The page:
PolySciFi Blog

Thursday, March 17, 2005


I'm Spartacus! (or: Why I Can't Leave Los Angeles)

Just got out from seeing Spartacus at the Arclight. It's a magnificent movie; this was the first time I'd ever seen it. And I think I can honestly say that I had the best possible viewing experience (short of seeing a movie with Alanis Morrisette, if you see what I'm saying). They showed the restored version of the movie, in a pristine print sent over from Universal; I don't think the print they used had ever been projected before. I didn't see a single scratch (although some of the reel changes seemed to be spliced with a few missing frames--they were using a 70mm print, so I don't know if they have an actual switchover with film that big or if they still splice it all together--if it was switchover, that's to be expected).

Anyway, there's a Criterion DVD of the restored movie, and I recommend that. I also recommend that if you're in Los Angeles, you catch a movie at the Arclight. You pay for what you get there; my ticket tonight was $10, but a weekend night ticket is $14. But what you get:
Anyway. Over christmas, I saw The Life Acquatic at a local theater in Missouri. And not only was one reel completely out of focus, the projectionist had masked the film wrong, so the left and lower part of the frame was obscured. Which was obvious when there were dates and places superimposed on that part of the frame, and the letters were cut off. If that weren't bad enough, the movie was self-indulgent and boring. And I can't help but think the projectionist was somehow involved.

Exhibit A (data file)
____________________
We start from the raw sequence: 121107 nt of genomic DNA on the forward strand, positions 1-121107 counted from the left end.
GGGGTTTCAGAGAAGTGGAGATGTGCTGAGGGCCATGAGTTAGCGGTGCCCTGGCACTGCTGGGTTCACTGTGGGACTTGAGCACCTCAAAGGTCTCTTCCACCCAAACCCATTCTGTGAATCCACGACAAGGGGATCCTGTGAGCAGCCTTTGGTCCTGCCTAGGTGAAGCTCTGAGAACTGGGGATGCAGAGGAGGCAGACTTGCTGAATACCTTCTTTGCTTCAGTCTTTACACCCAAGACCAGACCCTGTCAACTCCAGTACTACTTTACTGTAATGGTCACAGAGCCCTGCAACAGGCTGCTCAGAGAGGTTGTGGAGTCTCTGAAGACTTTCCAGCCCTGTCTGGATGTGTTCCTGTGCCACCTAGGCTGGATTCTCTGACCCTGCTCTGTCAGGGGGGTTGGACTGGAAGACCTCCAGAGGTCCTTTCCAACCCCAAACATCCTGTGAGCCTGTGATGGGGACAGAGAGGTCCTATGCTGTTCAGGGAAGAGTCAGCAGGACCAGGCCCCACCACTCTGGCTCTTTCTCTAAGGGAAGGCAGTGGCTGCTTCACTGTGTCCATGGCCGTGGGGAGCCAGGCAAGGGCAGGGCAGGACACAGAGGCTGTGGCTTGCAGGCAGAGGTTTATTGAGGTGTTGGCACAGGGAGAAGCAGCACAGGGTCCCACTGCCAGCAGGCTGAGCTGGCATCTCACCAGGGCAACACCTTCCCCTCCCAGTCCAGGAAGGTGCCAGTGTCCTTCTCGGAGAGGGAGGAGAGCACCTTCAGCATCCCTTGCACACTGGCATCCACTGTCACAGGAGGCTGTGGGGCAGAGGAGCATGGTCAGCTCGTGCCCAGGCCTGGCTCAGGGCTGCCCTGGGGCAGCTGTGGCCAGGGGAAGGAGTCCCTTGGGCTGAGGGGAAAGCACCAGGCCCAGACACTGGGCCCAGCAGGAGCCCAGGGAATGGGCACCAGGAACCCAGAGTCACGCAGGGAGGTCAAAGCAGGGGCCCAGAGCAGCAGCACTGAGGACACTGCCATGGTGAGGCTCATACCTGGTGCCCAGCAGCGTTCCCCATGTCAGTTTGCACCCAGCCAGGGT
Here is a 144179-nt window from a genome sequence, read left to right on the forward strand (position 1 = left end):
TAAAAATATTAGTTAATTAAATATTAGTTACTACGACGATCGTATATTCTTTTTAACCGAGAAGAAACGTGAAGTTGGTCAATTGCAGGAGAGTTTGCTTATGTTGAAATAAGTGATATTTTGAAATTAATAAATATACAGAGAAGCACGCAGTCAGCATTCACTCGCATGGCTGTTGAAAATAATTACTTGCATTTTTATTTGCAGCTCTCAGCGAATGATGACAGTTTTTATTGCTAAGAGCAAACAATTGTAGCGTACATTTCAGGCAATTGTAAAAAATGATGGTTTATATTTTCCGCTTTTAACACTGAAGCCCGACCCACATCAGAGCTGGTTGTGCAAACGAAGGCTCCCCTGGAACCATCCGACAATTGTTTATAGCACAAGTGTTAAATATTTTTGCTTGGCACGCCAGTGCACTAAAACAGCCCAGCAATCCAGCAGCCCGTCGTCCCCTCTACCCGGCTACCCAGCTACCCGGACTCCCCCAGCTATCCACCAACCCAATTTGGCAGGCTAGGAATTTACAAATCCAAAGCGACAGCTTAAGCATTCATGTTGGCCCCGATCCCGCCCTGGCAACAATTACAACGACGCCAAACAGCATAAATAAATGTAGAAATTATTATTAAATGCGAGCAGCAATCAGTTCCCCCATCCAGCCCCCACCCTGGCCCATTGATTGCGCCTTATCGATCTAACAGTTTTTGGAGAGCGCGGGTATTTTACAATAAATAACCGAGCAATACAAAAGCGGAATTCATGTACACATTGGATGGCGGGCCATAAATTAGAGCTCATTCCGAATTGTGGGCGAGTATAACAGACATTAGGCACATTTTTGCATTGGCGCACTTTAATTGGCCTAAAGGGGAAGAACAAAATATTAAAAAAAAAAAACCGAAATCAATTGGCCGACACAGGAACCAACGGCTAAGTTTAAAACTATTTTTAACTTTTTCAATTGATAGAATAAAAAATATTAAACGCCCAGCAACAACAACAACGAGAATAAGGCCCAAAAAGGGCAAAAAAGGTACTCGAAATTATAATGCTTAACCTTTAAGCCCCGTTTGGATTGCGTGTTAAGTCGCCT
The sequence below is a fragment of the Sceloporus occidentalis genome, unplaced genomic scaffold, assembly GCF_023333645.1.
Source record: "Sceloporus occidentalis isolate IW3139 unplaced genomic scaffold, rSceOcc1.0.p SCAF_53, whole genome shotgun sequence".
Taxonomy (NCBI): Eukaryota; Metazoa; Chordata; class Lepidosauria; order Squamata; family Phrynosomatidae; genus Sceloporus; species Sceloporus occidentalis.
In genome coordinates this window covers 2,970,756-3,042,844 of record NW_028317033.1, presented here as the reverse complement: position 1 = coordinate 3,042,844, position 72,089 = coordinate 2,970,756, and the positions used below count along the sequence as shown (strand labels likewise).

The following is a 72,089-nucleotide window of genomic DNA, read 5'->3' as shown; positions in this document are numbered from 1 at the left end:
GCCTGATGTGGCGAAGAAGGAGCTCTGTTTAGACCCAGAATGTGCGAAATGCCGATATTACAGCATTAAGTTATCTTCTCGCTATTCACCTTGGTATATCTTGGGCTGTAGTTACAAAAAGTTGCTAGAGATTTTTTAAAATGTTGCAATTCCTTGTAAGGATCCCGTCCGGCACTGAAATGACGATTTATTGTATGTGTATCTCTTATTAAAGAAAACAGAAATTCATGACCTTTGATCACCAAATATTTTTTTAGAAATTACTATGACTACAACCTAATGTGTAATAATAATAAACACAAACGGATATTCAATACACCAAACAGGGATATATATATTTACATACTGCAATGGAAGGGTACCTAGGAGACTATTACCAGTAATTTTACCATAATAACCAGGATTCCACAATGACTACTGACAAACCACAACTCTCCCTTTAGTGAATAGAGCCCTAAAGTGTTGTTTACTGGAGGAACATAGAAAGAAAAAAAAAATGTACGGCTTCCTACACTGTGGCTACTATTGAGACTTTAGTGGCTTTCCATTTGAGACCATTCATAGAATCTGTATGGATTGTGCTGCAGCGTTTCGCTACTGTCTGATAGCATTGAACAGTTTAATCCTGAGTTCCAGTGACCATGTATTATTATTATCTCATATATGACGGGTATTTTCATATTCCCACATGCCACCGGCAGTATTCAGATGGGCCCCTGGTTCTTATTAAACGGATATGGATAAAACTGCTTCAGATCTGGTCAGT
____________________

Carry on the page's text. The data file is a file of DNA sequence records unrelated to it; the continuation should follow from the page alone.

The larger point here is that this is an example of the market working, I guess; but most people won't pay for a better movie experience. Or at least won't do it consistently enough to have a multiplex that does it right. Which means, even if I weren't trying to write screenplays, I'd still want to live in Los Angeles, because there are enough people to support a place like the Arclight. And I don't mean support like the Tennessee Theater in Knoxville or other places that people give money to, like art museums. This theater makes money hand over fist. I'd love to think it's a business model that could be supported elsewhere on a smaller scale. So I put it to you guys: would you pay more for a perfect projection, print, sound system, &c, &c. All the time? For some movies? (my roommate will see epic things there but not smaller scale stuff) Never? Inquiring minds want to know.


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